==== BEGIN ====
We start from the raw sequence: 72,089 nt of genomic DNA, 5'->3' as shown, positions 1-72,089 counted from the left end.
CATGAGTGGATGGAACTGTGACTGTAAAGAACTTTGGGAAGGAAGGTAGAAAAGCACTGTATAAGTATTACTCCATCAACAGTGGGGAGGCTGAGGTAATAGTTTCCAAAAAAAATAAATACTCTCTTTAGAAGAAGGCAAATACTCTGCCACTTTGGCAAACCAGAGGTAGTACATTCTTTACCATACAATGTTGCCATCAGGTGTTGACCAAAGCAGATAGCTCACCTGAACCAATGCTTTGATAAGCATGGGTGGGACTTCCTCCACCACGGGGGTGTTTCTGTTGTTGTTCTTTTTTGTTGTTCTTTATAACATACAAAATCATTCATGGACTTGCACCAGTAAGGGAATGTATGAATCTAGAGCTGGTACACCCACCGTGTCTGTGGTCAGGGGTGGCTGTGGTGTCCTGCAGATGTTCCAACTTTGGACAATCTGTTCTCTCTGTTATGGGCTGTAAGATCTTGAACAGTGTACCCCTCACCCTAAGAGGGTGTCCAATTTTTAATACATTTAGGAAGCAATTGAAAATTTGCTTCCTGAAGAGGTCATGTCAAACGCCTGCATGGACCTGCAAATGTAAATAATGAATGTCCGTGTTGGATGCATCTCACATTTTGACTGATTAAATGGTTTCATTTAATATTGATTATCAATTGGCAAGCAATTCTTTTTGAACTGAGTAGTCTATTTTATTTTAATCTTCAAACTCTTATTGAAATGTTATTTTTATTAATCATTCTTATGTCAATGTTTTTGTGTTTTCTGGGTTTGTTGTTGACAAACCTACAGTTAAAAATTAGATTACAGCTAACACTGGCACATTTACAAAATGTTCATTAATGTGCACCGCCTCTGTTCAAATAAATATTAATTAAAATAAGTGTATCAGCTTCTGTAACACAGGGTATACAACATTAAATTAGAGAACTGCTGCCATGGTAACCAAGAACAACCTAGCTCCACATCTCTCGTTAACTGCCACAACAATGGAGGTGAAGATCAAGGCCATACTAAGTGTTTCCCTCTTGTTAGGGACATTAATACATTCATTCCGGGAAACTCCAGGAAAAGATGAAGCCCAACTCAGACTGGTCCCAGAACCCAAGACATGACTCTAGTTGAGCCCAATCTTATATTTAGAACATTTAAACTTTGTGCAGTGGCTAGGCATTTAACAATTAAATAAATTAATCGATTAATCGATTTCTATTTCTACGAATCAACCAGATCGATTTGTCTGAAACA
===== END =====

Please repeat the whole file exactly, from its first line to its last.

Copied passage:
We start from the raw sequence: 72,089 nt of genomic DNA, 5'->3' as shown, positions 1-72,089 counted from the left end.
CATGAGTGGATGGAACTGTGACTGTAAAGAACTTTGGGAAGGAAGGTAGAAAAGCACTGTATAAGTATTACTCCATCAACAGTGGGGAGGCTGAGGTAATAGTTTCCAAAAAAAATAAATACTCTCTTTAGAAGAAGGCAAATACTCTGCCACTTTGGCAAACCAGAGGTAGTACATTCTTTACCATACAATGTTGCCATCAGGTGTTGACCAAAGCAGATAGCTCACCTGAACCAATGCTTTGATAAGCATGGGTGGGACTTCCTCCACCACGGGGGTGTTTCTGTTGTTGTTCTTTTTTGTTGTTCTTTATAACATACAAAATCATTCATGGACTTGCACCAGTAAGGGAATGTATGAATCTAGAGCTGGTACACCCACCGTGTCTGTGGTCAGGGGTGGCTGTGGTGTCCTGCAGATGTTCCAACTTTGGACAATCTGTTCTCTCTGTTATGGGCTGTAAGATCTTGAACAGTGTACCCCTCACCCTAAGAGGGTGTCCAATTTTTAATACATTTAGGAAGCAATTGAAAATTTGCTTCCTGAAGAGGTCATGTCAAACGCCTGCATGGACCTGCAAATGTAAATAATGAATGTCCGTGTTGGATGCATCTCACATTTTGACTGATTAAATGGTTTCATTTAATATTGATTATCAATTGGCAAGCAATTCTTTTTGAACTGAGTAGTCTATTTTATTTTAATCTTCAAACTCTTATTGAAATGTTATTTTTATTAATCATTCTTATGTCAATGTTTTTGTGTTTTCTGGGTTTGTTGTTGACAAACCTACAGTTAAAAATTAGATTACAGCTAACACTGGCACATTTACAAAATGTTCATTAATGTGCACCGCCTCTGTTCAAATAAATATTAATTAAAATAAGTGTATCAGCTTCTGTAACACAGGGTATACAACATTAAATTAGAGAACTGCTGCCATGGTAACCAAGAACAACCTAGCTCCACATCTCTCGTTAACTGCCACAACAATGGAGGTGAAGATCAAGGCCATACTAAGTGTTTCCCTCTTGTTAGGGACATTAATACATTCATTCCGGGAAACTCCAGGAAAAGATGAAGCCCAACTCAGACTGGTCCCAGAACCCAAGACATGACTCTAGTTGAGCCCAATCTTATATTTAGAACATTTAAACTTTGTGCAGTGGCTAGGCATTTAACAATTAAATAAATTAATCGATTAATCGATTTCTATTTCTACGAATCAACCAGATCGATTTGTCTGAAACA